There is no spin or expectation management that can hide the fact this was a disastrous night for the Tories in London. The party lost control not only of Barnet but also its flagship councils of Westminster and Wandsworth, which it had held for decades. Many of their candidates branded themselves as local Conservatives to distance themselves from Downing Street. It made little difference.
Areas such as Wandsworth have been trending Labour for years, and the party now holds all three of its seats in Parliament — but it remains hugely symbolic. So too is the victory in Barnet, where Sir Keir Starmer sought to demonstrate that he had clawed his party back from the one led by Jeremy Corbyn which was found by the EHRC to have breached equality law over its handling of anti-Semitism.
Across the country, it was more of a mixed bag. Labour has gone backwards in some places, including in the Red Wall. However, it is important to note that these seats were last contested in 2018, not 2019. Labour largely held the Red Wall in 2018, and so standing still or going back only slightly represents progress on their results at the 2019 general election.
It was a good night for the Liberal Democrats and the Greens. While this may worry Labour — the Lib Dems managed to win Hull off them — it will frighten the Tories too. That is because a well organised anti-Conservative vote at the next general election will vastly increase the chances of the Tories losing their overall majority.
As the dust settles on these elections, the bigger problem for Boris Johnson is the return of day-to-day politics. Partygate has not gone away and the Metropolitan Police will shortly be back to issue further fines for lockdown breaches. The economy is also in dire straits, with the Bank of England raising interest rates, predicting double-digit inflation and warning of a recession amid a cost of living crisis. A post-local elections Cabinet reshuffle will solve none of these problems.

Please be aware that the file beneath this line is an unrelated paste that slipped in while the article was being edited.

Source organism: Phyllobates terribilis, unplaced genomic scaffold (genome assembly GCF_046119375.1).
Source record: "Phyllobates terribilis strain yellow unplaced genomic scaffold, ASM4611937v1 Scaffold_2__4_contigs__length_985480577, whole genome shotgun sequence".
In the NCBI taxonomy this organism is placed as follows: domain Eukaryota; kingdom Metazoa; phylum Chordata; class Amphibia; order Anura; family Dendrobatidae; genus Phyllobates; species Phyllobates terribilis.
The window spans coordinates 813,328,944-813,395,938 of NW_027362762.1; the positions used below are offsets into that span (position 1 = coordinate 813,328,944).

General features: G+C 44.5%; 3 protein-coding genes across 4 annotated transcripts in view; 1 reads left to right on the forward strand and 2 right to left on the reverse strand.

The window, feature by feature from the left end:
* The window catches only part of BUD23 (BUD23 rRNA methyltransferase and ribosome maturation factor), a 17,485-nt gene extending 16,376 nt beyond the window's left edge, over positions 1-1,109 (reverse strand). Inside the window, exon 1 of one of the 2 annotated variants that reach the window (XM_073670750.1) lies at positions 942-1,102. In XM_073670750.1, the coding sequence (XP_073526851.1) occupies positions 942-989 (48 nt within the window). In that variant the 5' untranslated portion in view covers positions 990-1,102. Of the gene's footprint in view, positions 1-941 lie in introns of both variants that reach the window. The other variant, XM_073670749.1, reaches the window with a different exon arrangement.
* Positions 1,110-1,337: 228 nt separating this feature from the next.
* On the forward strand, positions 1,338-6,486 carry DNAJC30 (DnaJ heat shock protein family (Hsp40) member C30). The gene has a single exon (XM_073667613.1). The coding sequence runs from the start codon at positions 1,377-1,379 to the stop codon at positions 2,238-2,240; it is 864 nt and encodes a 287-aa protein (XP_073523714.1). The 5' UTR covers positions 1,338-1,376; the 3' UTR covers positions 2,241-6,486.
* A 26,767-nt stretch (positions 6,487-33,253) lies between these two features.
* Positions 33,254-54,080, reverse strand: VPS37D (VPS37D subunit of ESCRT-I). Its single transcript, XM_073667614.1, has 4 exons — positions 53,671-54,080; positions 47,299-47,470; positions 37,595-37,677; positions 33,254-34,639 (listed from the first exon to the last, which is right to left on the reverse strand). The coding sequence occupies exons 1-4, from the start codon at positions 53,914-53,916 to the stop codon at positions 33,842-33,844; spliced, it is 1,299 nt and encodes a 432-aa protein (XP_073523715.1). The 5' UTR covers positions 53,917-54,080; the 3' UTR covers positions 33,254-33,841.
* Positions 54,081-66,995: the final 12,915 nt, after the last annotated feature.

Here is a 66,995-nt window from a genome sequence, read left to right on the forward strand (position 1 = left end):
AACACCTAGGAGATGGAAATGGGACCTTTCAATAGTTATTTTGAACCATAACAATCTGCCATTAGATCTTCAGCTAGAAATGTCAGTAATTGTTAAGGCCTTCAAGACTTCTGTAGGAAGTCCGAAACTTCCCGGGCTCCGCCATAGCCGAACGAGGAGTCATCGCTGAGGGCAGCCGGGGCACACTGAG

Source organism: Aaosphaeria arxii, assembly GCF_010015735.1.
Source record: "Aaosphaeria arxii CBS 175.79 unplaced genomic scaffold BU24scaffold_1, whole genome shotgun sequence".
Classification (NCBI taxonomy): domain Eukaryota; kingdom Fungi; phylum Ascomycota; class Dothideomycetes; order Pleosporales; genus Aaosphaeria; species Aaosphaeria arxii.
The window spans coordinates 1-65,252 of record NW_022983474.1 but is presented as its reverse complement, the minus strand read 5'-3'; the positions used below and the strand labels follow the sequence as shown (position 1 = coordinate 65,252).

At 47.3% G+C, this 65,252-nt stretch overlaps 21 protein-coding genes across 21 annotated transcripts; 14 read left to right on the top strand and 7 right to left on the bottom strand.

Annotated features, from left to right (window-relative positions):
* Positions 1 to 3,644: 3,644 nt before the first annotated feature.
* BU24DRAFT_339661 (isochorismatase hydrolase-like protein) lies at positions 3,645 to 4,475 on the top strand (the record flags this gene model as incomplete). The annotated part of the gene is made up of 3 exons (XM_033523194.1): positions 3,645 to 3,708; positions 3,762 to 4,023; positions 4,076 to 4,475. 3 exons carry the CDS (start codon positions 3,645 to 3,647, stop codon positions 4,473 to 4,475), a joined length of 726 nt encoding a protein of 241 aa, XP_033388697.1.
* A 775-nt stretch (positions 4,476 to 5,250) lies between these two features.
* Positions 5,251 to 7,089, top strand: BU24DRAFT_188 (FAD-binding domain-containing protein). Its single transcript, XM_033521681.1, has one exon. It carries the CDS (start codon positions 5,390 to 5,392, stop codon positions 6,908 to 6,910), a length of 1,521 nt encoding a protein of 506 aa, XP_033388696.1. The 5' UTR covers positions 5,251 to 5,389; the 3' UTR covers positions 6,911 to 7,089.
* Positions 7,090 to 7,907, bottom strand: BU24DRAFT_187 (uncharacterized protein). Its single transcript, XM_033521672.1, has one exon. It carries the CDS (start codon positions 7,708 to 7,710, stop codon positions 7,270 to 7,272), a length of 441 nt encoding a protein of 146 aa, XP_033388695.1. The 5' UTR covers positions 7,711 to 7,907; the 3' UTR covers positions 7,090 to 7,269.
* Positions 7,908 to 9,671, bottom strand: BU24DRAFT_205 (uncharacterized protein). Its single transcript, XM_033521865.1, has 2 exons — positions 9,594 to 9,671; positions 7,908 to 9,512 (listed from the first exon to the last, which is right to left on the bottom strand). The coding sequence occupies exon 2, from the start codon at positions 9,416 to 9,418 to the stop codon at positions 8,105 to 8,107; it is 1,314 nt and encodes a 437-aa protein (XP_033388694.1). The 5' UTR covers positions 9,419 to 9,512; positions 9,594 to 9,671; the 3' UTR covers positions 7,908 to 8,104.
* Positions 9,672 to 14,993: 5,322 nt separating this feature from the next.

Neither Labour nor the Tories can be confident of victory at the next general election. For voters, their main concern at present is unlikely to be an election two years away, but how they will pay their rent, energy bill and food shop this month.
Give bees a chance
Bees and other insects pollinate three-quarters of the plants that produce 90 per cent of the world’s food. It is not just honey for which we rely on them. But due to habitat loss, climate change and pollution, bee populations in Britain are falling and some species could go extinct.
So there is a buzz of excitement around a garden forming the centrepiece of this year’s RHS Flower Show to help bees bloom. The design by Joe Swift features the silhouette of a bee wing surrounded by examples of the RHS’s Plants for Pollinators and mud for bees with which to make nests. It hopes to demonstrate that anyone can make their outside space both more friendly to bees and more beautiful.
The loss of bees’ habitats mirrors that of other vital insects, damaging our natural world and making us less resilient to climate change. Time to give bees a chance.